Network Working Group T. Chown Request for Comments: 4554 University of Southampton Category: Informational June 2006 Use of VLANs for IPv4-IPv6 Coexistence in Enterprise Networks Status of This Memo This memo provides information for the Internet community. It does not specify an Internet standard of any kind. Distribution of this memo is unlimited. Copyright Notice Copyright (C) The Internet Society (2006).
AbstractEthernet VLANs are quite commonly used in enterprise networks for the purposes of traffic segregation. This document describes how such VLANs can be readily used to deploy IPv6 networking in an enterprise, which focuses on the scenario of early deployment prior to availability of IPv6-capable switch-router equipment. In this method, IPv6 may be routed in parallel with the existing IPv4 in the enterprise and delivered at Layer 2 via VLAN technology. The IPv6 connectivity to the enterprise may or may not enter the site via the same physical link. 1. Introduction . . . . . . . . . . . . . . . . . . . . . . . . . 2 2. Enabling IPv6 per Link . . . . . . . . . . . . . . . . . . . . 3 2.1. IPv6 Routing over VLANs . . . . . . . . . . . . . . . . . 3 2.2. One VLAN per Router Interface . . . . . . . . . . . . . . 4 2.3. Collapsed VLANs on a Single Interface . . . . . . . . . . 4 2.4. Congruent IPv4 and IPv6 Subnets . . . . . . . . . . . . . 5 2.5. IPv6 Addressing . . . . . . . . . . . . . . . . . . . . . 5 2.6. Final IPv6 Deployment . . . . . . . . . . . . . . . . . . 5 3. Example VLAN Topology . . . . . . . . . . . . . . . . . . . . . 6 4. Security Considerations . . . . . . . . . . . . . . . . . . . . 7 5. Acknowledgements . . . . . . . . . . . . . . . . . . . . . . . 7 6. Informative References . . . . . . . . . . . . . . . . . . . . 7 Appendix A. Configuration Example . . . . . . . . . . . . . . . . 8
The IPv4 default route to the VLAN is provided by one (IPv4) router, while the IPv6 default route to the VLAN is provided by a different (IPv6) router. The IPv6 router can provide native IPv6 connectivity to the whole site with just a single physical interface, thanks to VLAN tagging and trunking, as described below. The IPv6 connectivity to the enterprise may or may not enter the site via the same physical link as the IPv4 traffic, and may be native or tunneled from the external provider to the IPv6 routing equipment. This VLAN usage is a solution adopted by a number of sites already, including that of the author. It should be noted that a parallel infrastructure will require additional infrastructure and thus cost, and will often require a separate link into the site (from an IPv6 provider), quite possibly tunneled, that will require the site's security policy to be applied (e.g., firewalling and intrusion detection). For sites that believe early adoption of IPv6 is important, that price is one they may be quite willing to pay. However, this document focuses on the technical issues of VLAN usage in such a scenario. 1] in the case of stateless autoconfiguration) is connected to the target link through the use of VLAN-capable Layer 2 equipment.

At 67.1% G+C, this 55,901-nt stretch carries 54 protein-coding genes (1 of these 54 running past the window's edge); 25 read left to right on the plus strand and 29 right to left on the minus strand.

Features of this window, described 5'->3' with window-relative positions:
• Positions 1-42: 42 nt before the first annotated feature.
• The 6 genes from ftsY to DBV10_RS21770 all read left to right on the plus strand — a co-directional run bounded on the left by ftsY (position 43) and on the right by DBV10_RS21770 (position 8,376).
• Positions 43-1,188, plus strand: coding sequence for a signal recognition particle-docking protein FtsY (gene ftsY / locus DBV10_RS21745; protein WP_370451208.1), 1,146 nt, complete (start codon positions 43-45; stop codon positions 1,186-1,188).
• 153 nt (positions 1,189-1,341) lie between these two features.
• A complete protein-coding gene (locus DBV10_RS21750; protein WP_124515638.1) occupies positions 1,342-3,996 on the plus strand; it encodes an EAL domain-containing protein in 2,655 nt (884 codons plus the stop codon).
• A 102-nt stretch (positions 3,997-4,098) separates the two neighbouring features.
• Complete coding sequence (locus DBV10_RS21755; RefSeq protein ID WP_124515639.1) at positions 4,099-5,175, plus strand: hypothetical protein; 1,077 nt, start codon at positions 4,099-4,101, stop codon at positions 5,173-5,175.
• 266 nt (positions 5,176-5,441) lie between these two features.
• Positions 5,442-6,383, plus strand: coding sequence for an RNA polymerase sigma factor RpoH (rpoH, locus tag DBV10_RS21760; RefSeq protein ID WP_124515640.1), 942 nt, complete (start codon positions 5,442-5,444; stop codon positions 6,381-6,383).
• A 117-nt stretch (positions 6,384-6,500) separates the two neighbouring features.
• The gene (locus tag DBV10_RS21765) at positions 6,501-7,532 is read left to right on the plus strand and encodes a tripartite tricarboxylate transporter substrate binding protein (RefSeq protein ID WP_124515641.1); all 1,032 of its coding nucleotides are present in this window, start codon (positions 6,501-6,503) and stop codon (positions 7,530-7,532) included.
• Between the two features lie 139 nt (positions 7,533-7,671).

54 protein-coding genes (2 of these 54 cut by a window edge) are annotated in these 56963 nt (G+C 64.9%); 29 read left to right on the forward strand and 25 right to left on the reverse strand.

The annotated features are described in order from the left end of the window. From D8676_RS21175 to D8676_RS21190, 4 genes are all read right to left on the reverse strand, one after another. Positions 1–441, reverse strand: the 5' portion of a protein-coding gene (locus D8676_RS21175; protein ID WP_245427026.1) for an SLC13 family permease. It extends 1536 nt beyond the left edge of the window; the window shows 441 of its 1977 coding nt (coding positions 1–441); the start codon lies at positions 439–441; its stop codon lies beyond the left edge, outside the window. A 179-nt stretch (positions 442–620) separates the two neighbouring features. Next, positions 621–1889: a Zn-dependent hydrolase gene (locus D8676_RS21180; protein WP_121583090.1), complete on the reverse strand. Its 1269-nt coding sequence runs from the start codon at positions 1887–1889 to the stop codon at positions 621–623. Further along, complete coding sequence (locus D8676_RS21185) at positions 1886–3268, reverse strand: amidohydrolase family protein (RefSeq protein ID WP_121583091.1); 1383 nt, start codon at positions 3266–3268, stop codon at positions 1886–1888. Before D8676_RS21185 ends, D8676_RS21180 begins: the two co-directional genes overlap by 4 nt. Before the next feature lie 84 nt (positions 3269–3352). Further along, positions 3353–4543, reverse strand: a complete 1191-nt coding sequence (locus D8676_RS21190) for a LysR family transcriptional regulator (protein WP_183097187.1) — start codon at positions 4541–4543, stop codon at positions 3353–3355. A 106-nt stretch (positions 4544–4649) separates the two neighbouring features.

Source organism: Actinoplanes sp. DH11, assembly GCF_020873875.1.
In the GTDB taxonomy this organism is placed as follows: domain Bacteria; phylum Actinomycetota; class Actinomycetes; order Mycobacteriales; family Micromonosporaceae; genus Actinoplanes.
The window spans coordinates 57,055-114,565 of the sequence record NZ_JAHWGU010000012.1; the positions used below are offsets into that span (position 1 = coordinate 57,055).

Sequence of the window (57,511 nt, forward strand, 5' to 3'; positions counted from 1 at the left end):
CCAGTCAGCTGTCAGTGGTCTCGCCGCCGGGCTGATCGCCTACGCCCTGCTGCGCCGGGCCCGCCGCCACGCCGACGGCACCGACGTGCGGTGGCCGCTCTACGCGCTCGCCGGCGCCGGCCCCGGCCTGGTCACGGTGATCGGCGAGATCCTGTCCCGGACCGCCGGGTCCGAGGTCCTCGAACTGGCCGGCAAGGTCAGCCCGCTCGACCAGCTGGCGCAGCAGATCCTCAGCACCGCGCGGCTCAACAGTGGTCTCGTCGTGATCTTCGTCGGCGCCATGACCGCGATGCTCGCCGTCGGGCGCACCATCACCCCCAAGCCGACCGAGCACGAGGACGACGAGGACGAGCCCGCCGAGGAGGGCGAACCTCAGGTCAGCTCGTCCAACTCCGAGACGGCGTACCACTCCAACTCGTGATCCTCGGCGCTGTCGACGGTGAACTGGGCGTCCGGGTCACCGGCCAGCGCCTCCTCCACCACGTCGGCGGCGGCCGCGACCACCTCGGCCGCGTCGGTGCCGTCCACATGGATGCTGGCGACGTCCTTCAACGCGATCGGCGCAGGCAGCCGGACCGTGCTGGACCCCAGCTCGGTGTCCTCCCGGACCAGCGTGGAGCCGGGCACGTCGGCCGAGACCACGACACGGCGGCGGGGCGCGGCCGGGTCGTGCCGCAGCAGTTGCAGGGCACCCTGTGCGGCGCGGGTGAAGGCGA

be dual-stack if some tunnel mechanism is used for external connectivity, or IPv6-only if a native external connection is available. The internal interface(s) can be connected directly to a VLAN-capable switch. It is then possible to write VLAN tags on the packets sent from the internal router interface based on the target IPv6 link prefix. The VLAN-tagged traffic is then transported across the internal VLAN-capable site infrastructure to the target IPv6 links (which may be dispersed widely across the site network). Where the IPv6 router is unable to VLAN-tag the packets, a protocol- based VLAN can be created on the VLAN-capable device connected to the IPv6 router, causing IPv6 traffic to be tagged and then redistributed on (congruent) IPv4 subnet links that lie in the same VLAN.
2]. It has the ability to offer a simple yet efficient method for early IPv6 deployment to an enterprise site. When the site acquires IPv6-capable switch-router equipment, the VLAN-based method can still be used for delivery of IPv6 links to physical switch interfaces, just as it is commonly used today for IPv4 subnets, but with a common routing infrastructure.